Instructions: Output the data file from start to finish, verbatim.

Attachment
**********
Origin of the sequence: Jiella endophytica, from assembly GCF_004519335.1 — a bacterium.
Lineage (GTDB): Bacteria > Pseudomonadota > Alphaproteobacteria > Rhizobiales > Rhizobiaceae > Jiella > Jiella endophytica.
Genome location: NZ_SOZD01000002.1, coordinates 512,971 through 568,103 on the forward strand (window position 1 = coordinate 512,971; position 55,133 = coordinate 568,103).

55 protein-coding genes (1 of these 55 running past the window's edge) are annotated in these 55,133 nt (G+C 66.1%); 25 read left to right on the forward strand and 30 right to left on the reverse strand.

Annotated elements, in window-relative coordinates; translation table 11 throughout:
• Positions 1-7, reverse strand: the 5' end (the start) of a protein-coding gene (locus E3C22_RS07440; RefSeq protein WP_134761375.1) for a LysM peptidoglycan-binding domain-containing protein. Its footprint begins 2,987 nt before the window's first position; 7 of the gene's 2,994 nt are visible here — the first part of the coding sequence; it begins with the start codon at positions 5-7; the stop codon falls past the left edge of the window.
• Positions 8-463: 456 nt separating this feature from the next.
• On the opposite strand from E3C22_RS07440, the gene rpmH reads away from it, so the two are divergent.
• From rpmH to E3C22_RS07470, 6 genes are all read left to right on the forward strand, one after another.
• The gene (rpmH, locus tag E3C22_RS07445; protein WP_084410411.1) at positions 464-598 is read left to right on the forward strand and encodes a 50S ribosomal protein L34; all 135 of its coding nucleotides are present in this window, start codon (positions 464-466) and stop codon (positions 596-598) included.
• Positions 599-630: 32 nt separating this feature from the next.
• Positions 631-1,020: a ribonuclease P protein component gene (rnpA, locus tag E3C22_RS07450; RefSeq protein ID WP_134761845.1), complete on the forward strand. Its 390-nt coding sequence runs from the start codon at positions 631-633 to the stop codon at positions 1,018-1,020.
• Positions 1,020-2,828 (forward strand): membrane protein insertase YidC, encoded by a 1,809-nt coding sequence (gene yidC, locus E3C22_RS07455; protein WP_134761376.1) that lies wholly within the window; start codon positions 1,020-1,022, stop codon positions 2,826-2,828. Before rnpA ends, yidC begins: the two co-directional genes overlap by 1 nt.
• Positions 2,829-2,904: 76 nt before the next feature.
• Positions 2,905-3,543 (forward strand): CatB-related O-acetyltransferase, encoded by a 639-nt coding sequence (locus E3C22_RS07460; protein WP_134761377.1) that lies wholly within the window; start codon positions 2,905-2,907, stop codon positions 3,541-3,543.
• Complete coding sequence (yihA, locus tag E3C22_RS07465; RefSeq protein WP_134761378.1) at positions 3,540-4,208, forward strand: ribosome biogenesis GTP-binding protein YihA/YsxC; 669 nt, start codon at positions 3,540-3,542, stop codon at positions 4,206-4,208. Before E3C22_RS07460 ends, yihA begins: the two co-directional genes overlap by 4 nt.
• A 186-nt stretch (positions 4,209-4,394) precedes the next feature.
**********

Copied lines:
Origin of the sequence: Jiella endophytica, from assembly GCF_004519335.1 — a bacterium.
Lineage (GTDB): Bacteria > Pseudomonadota > Alphaproteobacteria > Rhizobiales > Rhizobiaceae > Jiella > Jiella endophytica.
Genome location: NZ_SOZD01000002.1, coordinates 512,971 through 568,103 on the forward strand (window position 1 = coordinate 512,971; position 55,133 = coordinate 568,103).

55 protein-coding genes (1 of these 55 running past the window's edge) are annotated in these 55,133 nt (G+C 66.1%); 25 read left to right on the forward strand and 30 right to left on the reverse strand.

Annotated elements, in window-relative coordinates; translation table 11 throughout:
• Positions 1-7, reverse strand: the 5' end (the start) of a protein-coding gene (locus E3C22_RS07440; RefSeq protein WP_134761375.1) for a LysM peptidoglycan-binding domain-containing protein. Its footprint begins 2,987 nt before the window's first position; 7 of the gene's 2,994 nt are visible here — the first part of the coding sequence; it begins with the start codon at positions 5-7; the stop codon falls past the left edge of the window.
• Positions 8-463: 456 nt separating this feature from the next.
• On the opposite strand from E3C22_RS07440, the gene rpmH reads away from it, so the two are divergent.
• From rpmH to E3C22_RS07470, 6 genes are all read left to right on the forward strand, one after another.
• The gene (rpmH, locus tag E3C22_RS07445; protein WP_084410411.1) at positions 464-598 is read left to right on the forward strand and encodes a 50S ribosomal protein L34; all 135 of its coding nucleotides are present in this window, start codon (positions 464-466) and stop codon (positions 596-598) included.
• Positions 599-630: 32 nt separating this feature from the next.
• Positions 631-1,020: a ribonuclease P protein component gene (rnpA, locus tag E3C22_RS07450; RefSeq protein ID WP_134761845.1), complete on the forward strand. Its 390-nt coding sequence runs from the start codon at positions 631-633 to the stop codon at positions 1,018-1,020.
• Positions 1,020-2,828 (forward strand): membrane protein insertase YidC, encoded by a 1,809-nt coding sequence (gene yidC, locus E3C22_RS07455; protein WP_134761376.1) that lies wholly within the window; start codon positions 1,020-1,022, stop codon positions 2,826-2,828. Before rnpA ends, yidC begins: the two co-directional genes overlap by 1 nt.
• Positions 2,829-2,904: 76 nt before the next feature.
• Positions 2,905-3,543 (forward strand): CatB-related O-acetyltransferase, encoded by a 639-nt coding sequence (locus E3C22_RS07460; protein WP_134761377.1) that lies wholly within the window; start codon positions 2,905-2,907, stop codon positions 3,541-3,543.
• Complete coding sequence (yihA, locus tag E3C22_RS07465; RefSeq protein WP_134761378.1) at positions 3,540-4,208, forward strand: ribosome biogenesis GTP-binding protein YihA/YsxC; 669 nt, start codon at positions 3,540-3,542, stop codon at positions 4,206-4,208. Before E3C22_RS07460 ends, yihA begins: the two co-directional genes overlap by 4 nt.
• A 186-nt stretch (positions 4,209-4,394) precedes the next feature.